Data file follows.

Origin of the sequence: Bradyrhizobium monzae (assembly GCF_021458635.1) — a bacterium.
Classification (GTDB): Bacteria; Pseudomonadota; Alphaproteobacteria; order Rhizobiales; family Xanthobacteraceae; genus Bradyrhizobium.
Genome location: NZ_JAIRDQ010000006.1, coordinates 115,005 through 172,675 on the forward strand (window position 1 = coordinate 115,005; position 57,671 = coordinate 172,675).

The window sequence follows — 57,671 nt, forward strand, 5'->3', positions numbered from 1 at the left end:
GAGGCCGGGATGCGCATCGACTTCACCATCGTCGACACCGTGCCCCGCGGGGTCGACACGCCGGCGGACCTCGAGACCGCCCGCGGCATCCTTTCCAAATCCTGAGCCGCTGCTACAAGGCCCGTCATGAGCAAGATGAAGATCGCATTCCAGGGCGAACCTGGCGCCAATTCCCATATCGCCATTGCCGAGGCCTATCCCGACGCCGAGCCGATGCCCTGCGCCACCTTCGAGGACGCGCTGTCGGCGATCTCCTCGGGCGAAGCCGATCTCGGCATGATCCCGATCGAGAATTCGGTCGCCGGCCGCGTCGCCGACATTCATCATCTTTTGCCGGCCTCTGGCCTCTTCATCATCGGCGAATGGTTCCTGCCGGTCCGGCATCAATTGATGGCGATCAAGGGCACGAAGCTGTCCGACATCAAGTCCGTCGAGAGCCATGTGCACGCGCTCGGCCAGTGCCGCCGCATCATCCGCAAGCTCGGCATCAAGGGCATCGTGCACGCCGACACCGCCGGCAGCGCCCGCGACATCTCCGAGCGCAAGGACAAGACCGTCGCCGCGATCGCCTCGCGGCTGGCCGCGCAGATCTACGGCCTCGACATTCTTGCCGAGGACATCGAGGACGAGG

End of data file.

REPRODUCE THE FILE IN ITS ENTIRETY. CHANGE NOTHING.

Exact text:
Origin of the sequence: Bradyrhizobium monzae (assembly GCF_021458635.1) — a bacterium.
Classification (GTDB): Bacteria; Pseudomonadota; Alphaproteobacteria; order Rhizobiales; family Xanthobacteraceae; genus Bradyrhizobium.
Genome location: NZ_JAIRDQ010000006.1, coordinates 115,005 through 172,675 on the forward strand (window position 1 = coordinate 115,005; position 57,671 = coordinate 172,675).

The window sequence follows — 57,671 nt, forward strand, 5'->3', positions numbered from 1 at the left end:
GAGGCCGGGATGCGCATCGACTTCACCATCGTCGACACCGTGCCCCGCGGGGTCGACACGCCGGCGGACCTCGAGACCGCCCGCGGCATCCTTTCCAAATCCTGAGCCGCTGCTACAAGGCCCGTCATGAGCAAGATGAAGATCGCATTCCAGGGCGAACCTGGCGCCAATTCCCATATCGCCATTGCCGAGGCCTATCCCGACGCCGAGCCGATGCCCTGCGCCACCTTCGAGGACGCGCTGTCGGCGATCTCCTCGGGCGAAGCCGATCTCGGCATGATCCCGATCGAGAATTCGGTCGCCGGCCGCGTCGCCGACATTCATCATCTTTTGCCGGCCTCTGGCCTCTTCATCATCGGCGAATGGTTCCTGCCGGTCCGGCATCAATTGATGGCGATCAAGGGCACGAAGCTGTCCGACATCAAGTCCGTCGAGAGCCATGTGCACGCGCTCGGCCAGTGCCGCCGCATCATCCGCAAGCTCGGCATCAAGGGCATCGTGCACGCCGACACCGCCGGCAGCGCCCGCGACATCTCCGAGCGCAAGGACAAGACCGTCGCCGCGATCGCCTCGCGGCTGGCCGCGCAGATCTACGGCCTCGACATTCTTGCCGAGGACATCGAGGACGAGG